Transformation and exchange are two of the most thematically interesting ways to explore gender and relationships in fiction. This isn’t a new idea, with the story of Tiresias providing an example from Greek antiquity. Such stories can range from ignorant and banal to nuanced and powerful. As a trans woman, I have long held a fascination with them, and they ultimately helped me come to understand what I wanted from my body and my life. “Striking Vipers,” the first episode of season 5 of Black Mirror, is neither of these, instead being a tragic, wasteful misfire that perhaps handles some of its other themes better than this one.
There are a lot of good things to be said about the body positivity movement. Encouraging people of all shapes, sizes, backgrounds, and abilities to feel beautiful and valuable despite not fitting into their society’s narrow mold is a transparently good idea. People deserve to not feel insecure or ashamed of their bodies, especially when the source of that insecurity isn’t much bigger than marketing. There is a darker side to constantly proclaiming that people should accept themselves “just as they are,” however. Some people’s problems with how their bodies are shaped aren’t a matter of trying to live up to an unreachable beauty standard, and shouldn’t be treated as such.
Transgender people face continuous, intense opposition to everything we are and everything we do in much of the world. One of the forms that this aggression takes is proclaiming that trans people shouldn’t want to reshape our bodies to fit with their genders, and should accept our deviant shapes “just as they are,” all couched in the language of body positivity. To undertake aesthetic, medical, or surgical interventions to change appearance is, in this view, to succumb to social pressures that we should instead be resisting. By their logic, a trans man should strive to be content with growing breasts he never wanted, and a trans woman should embrace the androgenic baldness that awaits her if she doesn’t take hormone replacement therapy, because to do otherwise would be insufficiently “positive.”
CN clothing ads, including lingerie
I really like this ad.
I arranged a question-and-answer session on my Facebook profile on this year’s Trans Day of Visibility. My friends and other visitors brought up some amusing, interesting, and valuable questions. For posterity’s sake, that’s all here now.
- Isn’t having the superpower of invisibility the other 364 days of the year awesome?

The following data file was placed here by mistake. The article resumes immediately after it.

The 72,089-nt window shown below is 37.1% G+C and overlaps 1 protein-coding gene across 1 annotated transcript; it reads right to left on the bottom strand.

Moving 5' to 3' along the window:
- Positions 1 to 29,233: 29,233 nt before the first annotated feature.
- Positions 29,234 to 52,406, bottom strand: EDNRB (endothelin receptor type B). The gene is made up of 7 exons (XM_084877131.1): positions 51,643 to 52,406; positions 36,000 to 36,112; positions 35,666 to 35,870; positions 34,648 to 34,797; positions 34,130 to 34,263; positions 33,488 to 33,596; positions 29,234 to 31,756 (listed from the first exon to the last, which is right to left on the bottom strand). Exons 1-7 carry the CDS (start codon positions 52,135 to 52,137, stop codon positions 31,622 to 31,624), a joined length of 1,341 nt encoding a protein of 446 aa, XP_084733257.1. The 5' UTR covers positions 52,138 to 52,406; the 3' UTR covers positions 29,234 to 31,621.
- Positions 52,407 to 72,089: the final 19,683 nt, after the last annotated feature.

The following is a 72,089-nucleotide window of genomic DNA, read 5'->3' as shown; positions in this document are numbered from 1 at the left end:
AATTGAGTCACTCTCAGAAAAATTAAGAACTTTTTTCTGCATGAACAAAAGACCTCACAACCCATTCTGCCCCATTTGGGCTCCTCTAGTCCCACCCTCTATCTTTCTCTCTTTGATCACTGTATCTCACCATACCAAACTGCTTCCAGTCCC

It’s kind of disappointing, really. It makes it so much harder to get appreciation for all of these selfies.
I told myself I wouldn’t write this. I told myself this was a conversation that, quite frankly, no one outside the transgender and especially transfeminine community has any business in having. I told myself that indulging this topic at all is dangerous in a world where the idea that men and trans women have anything socially in common gets people killed. Yet here we are.
Pokémon fanfiction has a fairly high barrier for entry, even for readers. As of the most recent update to Bulbapedia, there are 941 episodes of the Pokémon anime that have been broadcast in English, and several more available in the original Japanese, with 19 movies set between them. This adds up to more than 347 hours of viewing—more than 14 continuous days—accumulated over the twenty years that the Pokémon cartoon has aired on American television. This is an undertaking for obsessives of a caliber far, far greater than mine, and is certainly not necessary for understanding or appreciating my Trans Team Rocket fanfiction universe. So, I have prepared a curated viewing list to enable would-be admirers of my fiction to apprise themselves of necessary backstory before diving into the Trans Team Rocket world. Continue reading “Trans Team Rocket Viewing Guide”
CN suicide, transmisogyny, violence
To the endless bafflement of people whose sense of ethical behavior does not include driving strangers to self-harm, the transgender community faces intense hostility. What is interesting in our case is that people with extraordinarily different overall ideologies come to equally intense hatred of transgender people in general and trans women in particular, and this makes some words we are tempted to use to encompass all of our detractors a poor fit. This brings is to that famously deadly group, the TERFs.
I got out.
I don’t know how long I can stay. Canada has refused to employ me despite (because of?) my advanced degree, and if anything goes awry in my immigration process, they might yet force me back.
But I got out.
Images of people in my culture don’t look like me.
There’s a trivial sense in which that’s not true. My dark, angled eyes, curly hair, curvaceous figure, and diminutive stature all betray my origins. Our beauty queens and pop stars in particular look like me, conspicuously lighter in hue than even our own relatives. As distinctive as I always am in family photos, someone else who looked like me would not have seemed out of place.
But the image of us isn’t a scientist. She isn’t an atheist or a socialist. She isn’t dating outside her race. She isn’t deliberately far away from her parents. She isn’t autistic. She isn’t transgender. She isn’t gay.